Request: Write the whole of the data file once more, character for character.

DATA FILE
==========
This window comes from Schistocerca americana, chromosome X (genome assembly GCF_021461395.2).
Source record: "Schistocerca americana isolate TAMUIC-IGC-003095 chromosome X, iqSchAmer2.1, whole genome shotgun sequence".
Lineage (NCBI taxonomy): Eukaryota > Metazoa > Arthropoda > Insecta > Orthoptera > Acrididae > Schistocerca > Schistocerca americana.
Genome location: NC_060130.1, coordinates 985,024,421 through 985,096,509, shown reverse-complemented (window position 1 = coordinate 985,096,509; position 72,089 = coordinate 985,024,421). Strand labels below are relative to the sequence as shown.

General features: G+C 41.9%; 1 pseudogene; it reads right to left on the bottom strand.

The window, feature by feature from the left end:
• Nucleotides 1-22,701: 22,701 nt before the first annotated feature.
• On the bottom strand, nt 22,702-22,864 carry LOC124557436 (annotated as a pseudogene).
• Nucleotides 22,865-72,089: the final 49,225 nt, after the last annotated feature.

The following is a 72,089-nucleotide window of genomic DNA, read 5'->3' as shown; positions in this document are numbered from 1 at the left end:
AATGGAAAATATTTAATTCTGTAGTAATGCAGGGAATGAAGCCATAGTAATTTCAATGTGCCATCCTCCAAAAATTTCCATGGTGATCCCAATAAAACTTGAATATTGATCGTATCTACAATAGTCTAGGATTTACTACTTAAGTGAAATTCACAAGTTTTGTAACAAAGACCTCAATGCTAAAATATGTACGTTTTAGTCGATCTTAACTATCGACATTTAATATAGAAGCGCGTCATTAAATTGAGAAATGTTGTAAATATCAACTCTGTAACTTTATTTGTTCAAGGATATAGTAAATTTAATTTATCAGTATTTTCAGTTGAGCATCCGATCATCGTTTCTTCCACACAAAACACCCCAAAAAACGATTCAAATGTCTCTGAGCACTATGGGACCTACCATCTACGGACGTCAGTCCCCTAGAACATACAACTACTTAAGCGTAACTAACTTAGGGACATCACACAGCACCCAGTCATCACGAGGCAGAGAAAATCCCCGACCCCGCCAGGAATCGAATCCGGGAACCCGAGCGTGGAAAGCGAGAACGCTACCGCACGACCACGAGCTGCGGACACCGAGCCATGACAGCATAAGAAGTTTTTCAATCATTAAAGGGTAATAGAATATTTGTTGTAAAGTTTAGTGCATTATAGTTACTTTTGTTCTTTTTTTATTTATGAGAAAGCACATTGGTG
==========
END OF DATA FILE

This window comes from Schistocerca americana, chromosome X (genome assembly GCF_021461395.2).
Source record: "Schistocerca americana isolate TAMUIC-IGC-003095 chromosome X, iqSchAmer2.1, whole genome shotgun sequence".
Lineage (NCBI taxonomy): Eukaryota > Metazoa > Arthropoda > Insecta > Orthoptera > Acrididae > Schistocerca > Schistocerca americana.
Genome location: NC_060130.1, coordinates 985,024,421 through 985,096,509, shown reverse-complemented (window position 1 = coordinate 985,096,509; position 72,089 = coordinate 985,024,421). Strand labels below are relative to the sequence as shown.

General features: G+C 41.9%; 1 pseudogene; it reads right to left on the bottom strand.

The window, feature by feature from the left end:
• Nucleotides 1-22,701: 22,701 nt before the first annotated feature.
• On the bottom strand, nt 22,702-22,864 carry LOC124557436 (annotated as a pseudogene).
• Nucleotides 22,865-72,089: the final 49,225 nt, after the last annotated feature.

The following is a 72,089-nucleotide window of genomic DNA, read 5'->3' as shown; positions in this document are numbered from 1 at the left end:
AATGGAAAATATTTAATTCTGTAGTAATGCAGGGAATGAAGCCATAGTAATTTCAATGTGCCATCCTCCAAAAATTTCCATGGTGATCCCAATAAAACTTGAATATTGATCGTATCTACAATAGTCTAGGATTTACTACTTAAGTGAAATTCACAAGTTTTGTAACAAAGACCTCAATGCTAAAATATGTACGTTTTAGTCGATCTTAACTATCGACATTTAATATAGAAGCGCGTCATTAAATTGAGAAATGTTGTAAATATCAACTCTGTAACTTTATTTGTTCAAGGATATAGTAAATTTAATTTATCAGTATTTTCAGTTGAGCATCCGATCATCGTTTCTTCCACACAAAACACCCCAAAAAACGATTCAAATGTCTCTGAGCACTATGGGACCTACCATCTACGGACGTCAGTCCCCTAGAACATACAACTACTTAAGCGTAACTAACTTAGGGACATCACACAGCACCCAGTCATCACGAGGCAGAGAAAATCCCCGACCCCGCCAGGAATCGAATCCGGGAACCCGAGCGTGGAAAGCGAGAACGCTACCGCACGACCACGAGCTGCGGACACCGAGCCATGACAGCATAAGAAGTTTTTCAATCATTAAAGGGTAATAGAATATTTGTTGTAAAGTTTAGTGCATTATAGTTACTTTTGTTCTTTTTTTATTTATGAGAAAGCACATTGGTG